One of the entertaining aspects of fitness is the fact that there are lots of things we can do to keep us motivated and targeted to meet our goals. Over the course of three months, I've gotten into walking for long distances, using various resistance devices (bullworker, etc.), doing yoga, lifting weights, etc.
A couple of months ago, I added something to my training that I hadn't used in years, but made a lot of sense to put back into play. In short, I broke out my old PlayStation 2 and several volumes of Dance Dance Revolution (DDR) to help get me back into "fighting shape".
This experience reminded me of a testing situation that I got to deal with about 12 years ago when I worked at Konami Digital Entertainment, and how it influenced my purchasing decisions back then. By virtue of working for Konami, and having made friends with several of the people in marketing and distribution, I was able to get a number of the DDR games for free. To that end, I picked up Dance Dance Revolution Konamix (a PS1 game but playable on PS2), DDRMAX, DDRMAX2, and Dance Dance Revolution Extreme (these later three released for PS2, the latter two in development while I was at Konami). The games themselves had their quirks, as do they all. It's funny to look back today and see a variety of misspellings, or menu options that don't flow quite right, but that went to production nonetheless, back in an age when a bug, if released, was eternal. Still the games themselves were, and are, still fun, and the music especially brings back a lot of nostalgia.
The issue that became a big deal was not with the games themselves, but with the dance pads that were made for Konami. These dance pads had a fairly high number of pads that had an odd sensor issue. Over repeated use, if you were to step on the back arrow while stepping on another pad (common for jump steps and just making movement more efficient), the sensor would either intermittently not work, or it would just stop working entirely. This was not an isolated issue, it turned into a big deal heading into the new year in 2004. In fact, I had been "seasonally laid off", after the Christmas rush of 2003 was over (which was, truthfully, expected, and since I was back in school at the time, I didn't necessarily despair at such news). The problem with the number of pads was large enough that I was actually called and asked if I'd be willing to come back in to help them deal with the issue. I said "of course" and subsequently was rehired and worked with Konami all the way through the remainder of my time back in school. The dance pad issue was a manufacturing defect, and it would be a significant portion of my side customer support work for the remainder of my time there.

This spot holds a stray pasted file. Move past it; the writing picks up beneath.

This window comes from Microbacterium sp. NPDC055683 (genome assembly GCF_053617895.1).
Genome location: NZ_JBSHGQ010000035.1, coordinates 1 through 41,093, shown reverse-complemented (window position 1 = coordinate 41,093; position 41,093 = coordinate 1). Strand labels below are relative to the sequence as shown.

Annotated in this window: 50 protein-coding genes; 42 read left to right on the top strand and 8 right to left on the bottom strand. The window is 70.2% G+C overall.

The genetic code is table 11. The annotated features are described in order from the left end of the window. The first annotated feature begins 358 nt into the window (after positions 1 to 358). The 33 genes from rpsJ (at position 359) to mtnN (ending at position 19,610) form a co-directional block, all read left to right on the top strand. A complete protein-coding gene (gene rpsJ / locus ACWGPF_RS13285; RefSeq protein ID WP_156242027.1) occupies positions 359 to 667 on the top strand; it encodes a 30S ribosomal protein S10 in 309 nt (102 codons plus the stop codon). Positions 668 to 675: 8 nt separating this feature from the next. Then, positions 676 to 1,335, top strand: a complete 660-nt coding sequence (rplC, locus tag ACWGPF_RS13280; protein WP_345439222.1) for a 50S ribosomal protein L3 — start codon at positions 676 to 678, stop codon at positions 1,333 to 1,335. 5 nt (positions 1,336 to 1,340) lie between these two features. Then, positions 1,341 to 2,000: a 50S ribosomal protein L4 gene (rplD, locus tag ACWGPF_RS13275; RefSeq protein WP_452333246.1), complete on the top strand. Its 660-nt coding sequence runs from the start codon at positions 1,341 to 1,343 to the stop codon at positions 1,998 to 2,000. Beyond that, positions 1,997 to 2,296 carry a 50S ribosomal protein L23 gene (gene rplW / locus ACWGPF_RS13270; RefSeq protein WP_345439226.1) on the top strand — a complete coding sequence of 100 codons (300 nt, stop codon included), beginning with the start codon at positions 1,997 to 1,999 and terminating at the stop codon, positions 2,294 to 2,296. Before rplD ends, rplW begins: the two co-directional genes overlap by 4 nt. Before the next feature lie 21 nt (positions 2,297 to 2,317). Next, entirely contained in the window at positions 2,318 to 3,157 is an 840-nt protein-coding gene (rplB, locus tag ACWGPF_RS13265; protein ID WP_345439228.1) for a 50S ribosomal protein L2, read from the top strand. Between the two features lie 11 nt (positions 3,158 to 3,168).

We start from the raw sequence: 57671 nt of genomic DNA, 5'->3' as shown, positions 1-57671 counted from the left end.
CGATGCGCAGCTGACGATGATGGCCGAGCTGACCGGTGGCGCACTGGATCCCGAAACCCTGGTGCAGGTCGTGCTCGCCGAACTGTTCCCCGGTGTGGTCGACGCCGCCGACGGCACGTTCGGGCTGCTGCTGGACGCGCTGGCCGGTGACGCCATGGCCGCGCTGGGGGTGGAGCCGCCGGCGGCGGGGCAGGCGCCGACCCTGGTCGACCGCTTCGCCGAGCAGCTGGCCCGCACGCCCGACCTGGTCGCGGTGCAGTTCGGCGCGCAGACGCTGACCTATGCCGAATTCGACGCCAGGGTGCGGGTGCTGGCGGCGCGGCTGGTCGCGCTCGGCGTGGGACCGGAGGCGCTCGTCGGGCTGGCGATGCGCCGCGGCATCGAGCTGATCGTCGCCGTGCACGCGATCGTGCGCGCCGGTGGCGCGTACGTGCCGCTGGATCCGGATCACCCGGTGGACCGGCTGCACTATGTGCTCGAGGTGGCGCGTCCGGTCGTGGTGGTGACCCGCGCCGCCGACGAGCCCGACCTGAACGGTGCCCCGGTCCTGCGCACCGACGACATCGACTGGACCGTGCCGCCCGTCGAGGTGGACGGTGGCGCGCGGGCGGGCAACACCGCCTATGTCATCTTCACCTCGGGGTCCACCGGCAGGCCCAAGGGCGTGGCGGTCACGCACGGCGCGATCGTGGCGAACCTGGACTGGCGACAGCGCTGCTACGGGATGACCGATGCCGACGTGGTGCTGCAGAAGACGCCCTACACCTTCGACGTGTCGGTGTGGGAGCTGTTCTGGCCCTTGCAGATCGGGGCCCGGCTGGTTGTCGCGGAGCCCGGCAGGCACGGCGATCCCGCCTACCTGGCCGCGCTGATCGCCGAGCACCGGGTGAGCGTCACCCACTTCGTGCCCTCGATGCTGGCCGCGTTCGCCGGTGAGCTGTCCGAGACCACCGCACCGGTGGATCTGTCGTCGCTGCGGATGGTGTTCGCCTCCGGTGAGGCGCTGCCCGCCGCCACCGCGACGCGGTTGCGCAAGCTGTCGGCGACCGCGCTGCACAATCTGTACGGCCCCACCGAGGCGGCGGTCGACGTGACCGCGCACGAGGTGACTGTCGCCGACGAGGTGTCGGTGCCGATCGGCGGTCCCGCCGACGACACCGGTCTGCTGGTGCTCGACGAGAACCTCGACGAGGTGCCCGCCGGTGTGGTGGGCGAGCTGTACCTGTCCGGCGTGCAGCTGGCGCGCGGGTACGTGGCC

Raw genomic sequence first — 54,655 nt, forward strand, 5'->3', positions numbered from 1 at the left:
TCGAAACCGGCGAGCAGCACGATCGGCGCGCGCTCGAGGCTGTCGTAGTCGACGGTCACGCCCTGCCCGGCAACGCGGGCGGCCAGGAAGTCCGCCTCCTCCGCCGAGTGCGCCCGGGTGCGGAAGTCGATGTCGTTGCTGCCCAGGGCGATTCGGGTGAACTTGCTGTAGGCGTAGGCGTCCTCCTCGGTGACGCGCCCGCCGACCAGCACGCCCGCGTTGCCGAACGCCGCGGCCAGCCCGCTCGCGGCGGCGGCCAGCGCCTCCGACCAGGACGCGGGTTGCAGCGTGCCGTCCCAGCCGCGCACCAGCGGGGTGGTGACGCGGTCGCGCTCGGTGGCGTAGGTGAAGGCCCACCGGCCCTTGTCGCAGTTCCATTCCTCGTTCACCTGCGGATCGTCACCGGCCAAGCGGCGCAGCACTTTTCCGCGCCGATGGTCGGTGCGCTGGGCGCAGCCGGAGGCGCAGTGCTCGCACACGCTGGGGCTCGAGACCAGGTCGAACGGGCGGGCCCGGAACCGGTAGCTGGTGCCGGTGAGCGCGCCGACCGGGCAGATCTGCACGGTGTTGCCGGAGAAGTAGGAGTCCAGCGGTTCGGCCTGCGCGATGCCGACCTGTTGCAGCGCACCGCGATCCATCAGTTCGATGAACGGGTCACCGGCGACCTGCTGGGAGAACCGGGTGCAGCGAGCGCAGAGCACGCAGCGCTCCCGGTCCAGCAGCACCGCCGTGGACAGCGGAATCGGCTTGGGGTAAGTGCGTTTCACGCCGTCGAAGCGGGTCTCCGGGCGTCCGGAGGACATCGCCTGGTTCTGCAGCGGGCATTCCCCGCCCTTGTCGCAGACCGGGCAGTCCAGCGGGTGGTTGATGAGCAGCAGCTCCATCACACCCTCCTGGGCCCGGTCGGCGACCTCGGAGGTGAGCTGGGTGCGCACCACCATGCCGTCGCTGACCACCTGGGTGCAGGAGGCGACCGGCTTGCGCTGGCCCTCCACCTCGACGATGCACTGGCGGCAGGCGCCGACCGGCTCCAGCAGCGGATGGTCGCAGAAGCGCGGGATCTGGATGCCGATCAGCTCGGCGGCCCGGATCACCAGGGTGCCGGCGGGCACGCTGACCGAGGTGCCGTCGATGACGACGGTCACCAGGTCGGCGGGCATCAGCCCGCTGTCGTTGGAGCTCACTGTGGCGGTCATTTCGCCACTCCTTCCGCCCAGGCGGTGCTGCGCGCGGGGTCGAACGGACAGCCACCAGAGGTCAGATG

Because of this, when I decided to pick up these DDR games for my kids to play with, I was happy to have the games, but I opted to buy different, non-Konami dance pads. There were ranges of designs from foldable soft pads that cost about $30, to hard metal and plastic pads similar to what the DDR machines in arcades had, and these cost around $250 each. Through my research, i discovered a set of pads in between made by RedOctane. These pads used rubber mats internally to make the pads semi rigid, but light enough to be moved easily and stored (in this case, behind the couch in our upstairs family room). During the course of a couple of years, the various games were played by my kids, and myself as well, but then, like many things, the pads were tucked behind the couch and sat there for years. the games were tucked away into the PlayStation 2 games drawer, kept for a later date and time (I believe in the replayability of games, so I tend to hold onto titles for years, because I enjoy revisiting older titles to play them again after a long absence). In November of 2015, DDR and the RedOctane pads made their emergence from behind the couch and from within the storage bins, and returned to center stage in my reality.
DDR has a workout mode on each of the games. What's nice about the workout mode is that you can set a number of parameters. By entering in your weight, preferred step settings, and calorie targets, you can customized a workout that can be as short or long as you need to meet your goal. I've experimented with a variety of the settings, with the goal of hitting 1000 calories. Averaged out, it turns out that 1000 calories is about an hour and forty minutes of "dancing", which really is more stepping on arrows in time. Another benefit of workout mode is that you can turn off the "typical game behavior of "failing when you don't hit the steps well. It's a great feature for game play, but a lousy feature when you want to keep going regardless of steps and score (and believe me, after close to ten years, my step accuracy at standard mode and higher leaves a lot to be desired ;) ). Another nice benefit of having this as a workout option is that it allows me to combine workout goals and step goals. Instead of trying to walk 10,000 steps, on certain days I can "dance" those steps, or at least a fair number of them. this does tend to make calorie counting and averaging a little challenging, but I'm not stressing over it too much. If I'm able to burn 1,000 calories by playing, that's plenty for just about any given day.
As of this morning, I am holding at 214.8 pounds, or just over 45 pounds down from 260 when I started this whole thing August 14, 2015. Variety is the spice of life, and today, I am thankful for an old amusement for coming to the rescue and offering me a bit more variety to add to my activity mix. Though I can't guarantee 1,000 calorie burns every day, every little bit helps, so here's to keeping on :).